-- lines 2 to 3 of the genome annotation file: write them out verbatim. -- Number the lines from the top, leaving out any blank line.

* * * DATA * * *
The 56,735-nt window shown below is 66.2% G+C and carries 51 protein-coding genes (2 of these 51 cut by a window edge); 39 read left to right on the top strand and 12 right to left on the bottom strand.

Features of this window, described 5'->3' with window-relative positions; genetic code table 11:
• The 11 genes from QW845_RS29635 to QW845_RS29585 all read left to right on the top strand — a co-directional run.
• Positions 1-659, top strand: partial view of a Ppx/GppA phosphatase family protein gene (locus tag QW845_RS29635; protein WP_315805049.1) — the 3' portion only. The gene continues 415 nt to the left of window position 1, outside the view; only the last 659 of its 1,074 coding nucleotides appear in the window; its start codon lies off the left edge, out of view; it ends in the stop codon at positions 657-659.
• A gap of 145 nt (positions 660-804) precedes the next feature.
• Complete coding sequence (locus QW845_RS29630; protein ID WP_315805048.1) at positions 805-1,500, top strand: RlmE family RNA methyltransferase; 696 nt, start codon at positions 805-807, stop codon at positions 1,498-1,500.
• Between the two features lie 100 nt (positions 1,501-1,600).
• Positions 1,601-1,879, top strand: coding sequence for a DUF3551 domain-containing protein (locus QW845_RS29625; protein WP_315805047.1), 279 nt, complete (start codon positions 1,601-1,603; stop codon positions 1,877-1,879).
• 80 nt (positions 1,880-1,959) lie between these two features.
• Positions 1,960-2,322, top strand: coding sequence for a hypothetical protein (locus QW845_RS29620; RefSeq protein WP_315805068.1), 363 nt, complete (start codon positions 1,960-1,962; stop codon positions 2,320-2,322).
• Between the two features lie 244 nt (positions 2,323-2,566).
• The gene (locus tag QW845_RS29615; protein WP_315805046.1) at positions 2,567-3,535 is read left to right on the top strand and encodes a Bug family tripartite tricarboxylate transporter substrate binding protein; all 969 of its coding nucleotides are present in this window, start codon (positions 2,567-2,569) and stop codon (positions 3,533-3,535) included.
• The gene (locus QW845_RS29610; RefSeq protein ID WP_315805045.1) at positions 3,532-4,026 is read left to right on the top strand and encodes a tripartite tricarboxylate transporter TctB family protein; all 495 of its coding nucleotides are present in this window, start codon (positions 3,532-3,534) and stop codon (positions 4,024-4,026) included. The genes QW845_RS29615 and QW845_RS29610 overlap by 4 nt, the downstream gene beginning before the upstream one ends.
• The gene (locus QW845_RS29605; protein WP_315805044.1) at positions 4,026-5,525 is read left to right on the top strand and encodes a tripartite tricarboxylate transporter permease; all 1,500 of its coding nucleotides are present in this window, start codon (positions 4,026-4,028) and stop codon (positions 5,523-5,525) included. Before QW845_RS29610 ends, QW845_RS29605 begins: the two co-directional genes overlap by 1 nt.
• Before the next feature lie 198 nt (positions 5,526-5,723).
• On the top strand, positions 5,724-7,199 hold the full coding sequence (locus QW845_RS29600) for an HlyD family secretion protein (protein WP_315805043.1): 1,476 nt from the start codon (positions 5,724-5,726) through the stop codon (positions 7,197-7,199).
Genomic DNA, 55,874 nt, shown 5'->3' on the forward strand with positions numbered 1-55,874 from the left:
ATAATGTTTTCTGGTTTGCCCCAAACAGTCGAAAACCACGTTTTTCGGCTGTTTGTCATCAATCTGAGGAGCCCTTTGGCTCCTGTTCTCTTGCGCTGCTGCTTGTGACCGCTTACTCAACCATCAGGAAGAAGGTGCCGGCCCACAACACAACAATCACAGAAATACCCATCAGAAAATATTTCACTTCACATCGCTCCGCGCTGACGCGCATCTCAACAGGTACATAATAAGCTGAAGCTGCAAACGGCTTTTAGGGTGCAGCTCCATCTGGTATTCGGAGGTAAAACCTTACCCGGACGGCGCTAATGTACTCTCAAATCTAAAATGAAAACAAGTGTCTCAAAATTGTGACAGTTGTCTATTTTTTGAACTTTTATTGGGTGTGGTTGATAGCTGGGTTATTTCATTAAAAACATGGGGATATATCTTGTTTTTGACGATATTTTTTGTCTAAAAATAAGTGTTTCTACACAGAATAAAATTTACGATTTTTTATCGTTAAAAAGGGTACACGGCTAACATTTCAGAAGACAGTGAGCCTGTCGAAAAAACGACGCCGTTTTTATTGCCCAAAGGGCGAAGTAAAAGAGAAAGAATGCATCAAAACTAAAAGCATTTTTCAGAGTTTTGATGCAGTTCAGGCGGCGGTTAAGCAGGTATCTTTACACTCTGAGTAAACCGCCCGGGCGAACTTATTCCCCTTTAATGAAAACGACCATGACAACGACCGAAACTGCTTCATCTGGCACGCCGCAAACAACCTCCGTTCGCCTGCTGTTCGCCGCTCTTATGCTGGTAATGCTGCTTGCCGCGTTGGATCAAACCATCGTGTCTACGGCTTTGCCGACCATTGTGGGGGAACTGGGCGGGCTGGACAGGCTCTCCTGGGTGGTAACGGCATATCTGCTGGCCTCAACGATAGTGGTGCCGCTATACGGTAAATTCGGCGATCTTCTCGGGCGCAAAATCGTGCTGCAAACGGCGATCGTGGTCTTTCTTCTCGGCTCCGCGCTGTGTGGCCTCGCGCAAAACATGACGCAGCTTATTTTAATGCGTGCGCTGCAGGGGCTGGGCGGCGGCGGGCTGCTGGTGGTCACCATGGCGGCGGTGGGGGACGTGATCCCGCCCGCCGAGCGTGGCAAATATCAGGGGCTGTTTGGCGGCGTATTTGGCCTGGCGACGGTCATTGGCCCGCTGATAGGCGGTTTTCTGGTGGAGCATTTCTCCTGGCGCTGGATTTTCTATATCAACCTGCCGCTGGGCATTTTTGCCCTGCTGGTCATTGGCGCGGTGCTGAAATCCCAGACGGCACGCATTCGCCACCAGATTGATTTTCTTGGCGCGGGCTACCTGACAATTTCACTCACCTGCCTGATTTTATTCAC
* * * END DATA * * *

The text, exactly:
Features of this window, described 5'->3' with window-relative positions; genetic code table 11:
• The 11 genes from QW845_RS29635 to QW845_RS29585 all read left to right on the top strand — a co-directional run.